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[casi] America's hidden battlefield toll,6903,1041722,00.html

America's hidden battlefield toll

New figures reveal the true number of GIs wounded in Iraq

Jason Burke in London and Paul Harris in New York
Sunday September 14, 2003
The Observer

The true scale of American casualties in Iraq is revealed today by new
figures obtained by The Observer, which show that more than 6,000 American
servicemen have been evacuated for medical reasons since the beginning of
the war, including more than 1,500 American soldiers who have been wounded,
many seriously.
The figures will shock many Americans, who believe that casualties in the
war in Iraq have been relatively light. Recent polls show that support for
President George Bush and his administration's policy in Iraq has been

The number of casualties will also increase pressure on Bush to share the
burden of occupying Iraq with more nations. Attempts to broker an
international alliance to pour more men and money into Iraq foundered
yesterday when Colin Powell, the US Secretary of State, brusquely rejected a
French proposal as 'totally unrealistic'.

Three US soldiers were killed last week, bringing the number of combat dead
since hostilities in Iraq were declared officially over on 1 May to 68. A
similar number have died in accidents. It is military police policy to
announce that a soldier has been wounded only if they were involved in an
incident that involved a death.

Critics of the policy say it hides the true extent of the casualties. The
new figures reveal that 1,178 American soldiers have been wounded in combat
operations since the war began on 20 March.

It is believed many of the American casualties evacuated from Iraq are
seriously injured. Modern body armour, worn by almost all American troops,
means wounds that would normally kill a man are avoided. However vulnerable
arms and legs are affected badly. This has boosted the proportion of maimed
among the injured.

There are also concerns that many men serving in Iraq will suffer
psychological trauma. Experts at the National Army Museum in London said
studies of soldiers in the First and Second World Wars showed that it was
prolonged exposure to combat environments that was most damaging. Some
American units, such as the Fourth Infantry Division, have been involved in
frontline operations for more than six months.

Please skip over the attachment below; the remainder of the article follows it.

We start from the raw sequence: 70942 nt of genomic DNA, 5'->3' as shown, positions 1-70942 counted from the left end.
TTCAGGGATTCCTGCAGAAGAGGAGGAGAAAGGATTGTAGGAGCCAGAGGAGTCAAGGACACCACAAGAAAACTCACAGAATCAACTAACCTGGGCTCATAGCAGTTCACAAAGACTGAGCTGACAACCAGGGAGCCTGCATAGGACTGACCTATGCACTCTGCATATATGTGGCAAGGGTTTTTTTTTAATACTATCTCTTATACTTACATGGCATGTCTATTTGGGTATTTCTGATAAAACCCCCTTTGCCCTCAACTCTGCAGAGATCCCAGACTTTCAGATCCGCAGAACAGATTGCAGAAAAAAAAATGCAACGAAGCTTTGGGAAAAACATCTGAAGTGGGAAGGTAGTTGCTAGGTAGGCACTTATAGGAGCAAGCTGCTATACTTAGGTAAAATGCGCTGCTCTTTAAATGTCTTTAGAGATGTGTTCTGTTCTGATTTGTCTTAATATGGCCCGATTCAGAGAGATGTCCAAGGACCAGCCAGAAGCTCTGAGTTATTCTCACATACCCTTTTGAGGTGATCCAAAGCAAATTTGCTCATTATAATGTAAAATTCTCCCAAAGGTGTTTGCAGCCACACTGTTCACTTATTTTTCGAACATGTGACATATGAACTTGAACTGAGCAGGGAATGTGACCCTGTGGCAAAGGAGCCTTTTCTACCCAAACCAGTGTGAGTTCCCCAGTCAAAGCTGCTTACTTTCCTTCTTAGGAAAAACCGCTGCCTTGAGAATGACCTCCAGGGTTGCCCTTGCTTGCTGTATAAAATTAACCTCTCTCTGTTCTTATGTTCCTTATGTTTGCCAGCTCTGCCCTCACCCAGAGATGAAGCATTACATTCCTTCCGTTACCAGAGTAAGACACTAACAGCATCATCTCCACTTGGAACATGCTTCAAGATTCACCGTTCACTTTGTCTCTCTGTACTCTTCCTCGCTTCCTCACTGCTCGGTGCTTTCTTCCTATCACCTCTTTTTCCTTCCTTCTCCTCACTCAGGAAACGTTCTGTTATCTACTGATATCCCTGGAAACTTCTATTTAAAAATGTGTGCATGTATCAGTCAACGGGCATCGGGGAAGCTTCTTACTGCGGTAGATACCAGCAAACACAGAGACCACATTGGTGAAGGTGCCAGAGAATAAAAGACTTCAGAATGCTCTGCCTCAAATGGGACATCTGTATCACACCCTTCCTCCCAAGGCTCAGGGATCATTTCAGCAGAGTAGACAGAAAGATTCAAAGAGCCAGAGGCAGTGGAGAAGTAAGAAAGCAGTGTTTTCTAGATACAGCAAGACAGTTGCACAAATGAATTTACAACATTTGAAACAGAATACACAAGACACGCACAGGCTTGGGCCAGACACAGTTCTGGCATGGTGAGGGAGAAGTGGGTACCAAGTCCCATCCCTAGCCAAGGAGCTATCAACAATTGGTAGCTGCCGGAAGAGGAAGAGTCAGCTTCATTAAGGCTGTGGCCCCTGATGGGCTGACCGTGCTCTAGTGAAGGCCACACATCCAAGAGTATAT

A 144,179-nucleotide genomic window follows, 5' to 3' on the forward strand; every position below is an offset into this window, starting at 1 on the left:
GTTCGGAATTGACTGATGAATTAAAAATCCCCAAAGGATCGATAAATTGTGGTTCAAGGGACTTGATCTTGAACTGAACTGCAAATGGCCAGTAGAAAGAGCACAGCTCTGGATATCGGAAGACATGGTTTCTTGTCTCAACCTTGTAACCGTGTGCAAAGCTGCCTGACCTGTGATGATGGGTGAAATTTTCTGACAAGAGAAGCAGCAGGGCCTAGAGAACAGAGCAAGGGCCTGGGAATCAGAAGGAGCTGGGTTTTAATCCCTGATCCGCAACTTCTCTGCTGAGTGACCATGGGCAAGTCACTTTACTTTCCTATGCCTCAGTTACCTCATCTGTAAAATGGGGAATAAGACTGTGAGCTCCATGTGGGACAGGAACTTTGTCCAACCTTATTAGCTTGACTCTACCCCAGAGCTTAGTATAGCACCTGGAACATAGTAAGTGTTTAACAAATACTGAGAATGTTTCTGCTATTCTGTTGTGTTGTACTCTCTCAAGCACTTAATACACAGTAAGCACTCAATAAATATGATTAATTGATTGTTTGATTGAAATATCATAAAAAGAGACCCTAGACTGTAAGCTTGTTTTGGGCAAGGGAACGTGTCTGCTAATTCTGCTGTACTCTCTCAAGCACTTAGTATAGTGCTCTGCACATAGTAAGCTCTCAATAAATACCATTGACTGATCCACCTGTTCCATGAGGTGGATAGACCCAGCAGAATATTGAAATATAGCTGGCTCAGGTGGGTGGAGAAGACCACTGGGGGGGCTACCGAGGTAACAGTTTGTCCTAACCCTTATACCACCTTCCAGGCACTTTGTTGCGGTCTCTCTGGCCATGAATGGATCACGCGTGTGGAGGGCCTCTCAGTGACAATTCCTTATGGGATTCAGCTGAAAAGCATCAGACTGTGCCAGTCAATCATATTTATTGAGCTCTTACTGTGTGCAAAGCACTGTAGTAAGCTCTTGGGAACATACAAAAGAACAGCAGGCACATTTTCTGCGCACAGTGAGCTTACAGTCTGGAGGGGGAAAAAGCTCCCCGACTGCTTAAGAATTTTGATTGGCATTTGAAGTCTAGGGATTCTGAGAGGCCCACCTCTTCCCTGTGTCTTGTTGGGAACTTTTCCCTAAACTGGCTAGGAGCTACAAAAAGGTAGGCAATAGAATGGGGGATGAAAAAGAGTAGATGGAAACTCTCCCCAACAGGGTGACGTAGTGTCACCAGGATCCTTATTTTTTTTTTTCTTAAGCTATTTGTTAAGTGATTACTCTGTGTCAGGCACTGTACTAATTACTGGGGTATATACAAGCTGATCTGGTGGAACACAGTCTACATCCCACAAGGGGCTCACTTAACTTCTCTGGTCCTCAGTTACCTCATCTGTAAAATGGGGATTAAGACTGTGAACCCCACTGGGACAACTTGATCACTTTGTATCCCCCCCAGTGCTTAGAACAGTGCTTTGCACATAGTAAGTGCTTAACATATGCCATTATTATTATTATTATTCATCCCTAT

Andrew Robertshaw, an expert at the museum, said wars also claimed
casualties after they were over. 'Soldiers were dying from injuries
sustained during World War I well into the 1920s,' he said.

British soldiers are rotated more frequently than their American
counterparts. The Ministry of Defence has recently consulted the National
Army Museum about psychological disorders suffered by combatants in previous
wars in a bid to avoid problems.

The wounded return to the USA with little publicity. Giant C-17 transport
jets on medical evacuation missions land at Andrews Air Force Base, near
Washington, every night.

Battlefield casualties are first treated at Army field hospitals in Iraq
then sent to Landstuhl Regional Medical Centre in Germany, where they are

Andrews is the first stop back home. As the planes taxi to a halt,
gangplanks are lowered and the wounded are carried or walk out. A fleet of
ambulances and buses meet the C-17s most nights to take off the most
seriously wounded. Those requiring urgent operations and amputations are
ferried to America's two best military hospitals, the Walter Reed Army
Medical Centre, near Washington, and the National Naval Medical Centre,

The hospitals are busy. Sometimes all 40 of Walter Reed's intensive care
beds are full.

Dealing with the aftermath of amputations and blast injuries is common.
Mines, home-made bombs and rocket-propelled grenades are the weapons of
choice of the Iraqi resistance fighters. They cause the sort of wounds that
will cost a soldier a limb.

The less badly wounded stay overnight at the air base, where an indoor
tennis club and a community centre have been turned into a medical staging
facility. Many have little but the ragged uniforms on their backs. A local
volunteer group, called America's Heroes of Freedom, has set up on the base
to provide them with fresh clothes, food packages and toiletries. 'This is
our way of saying, "We have not forgotten you,"' said group founder Susan

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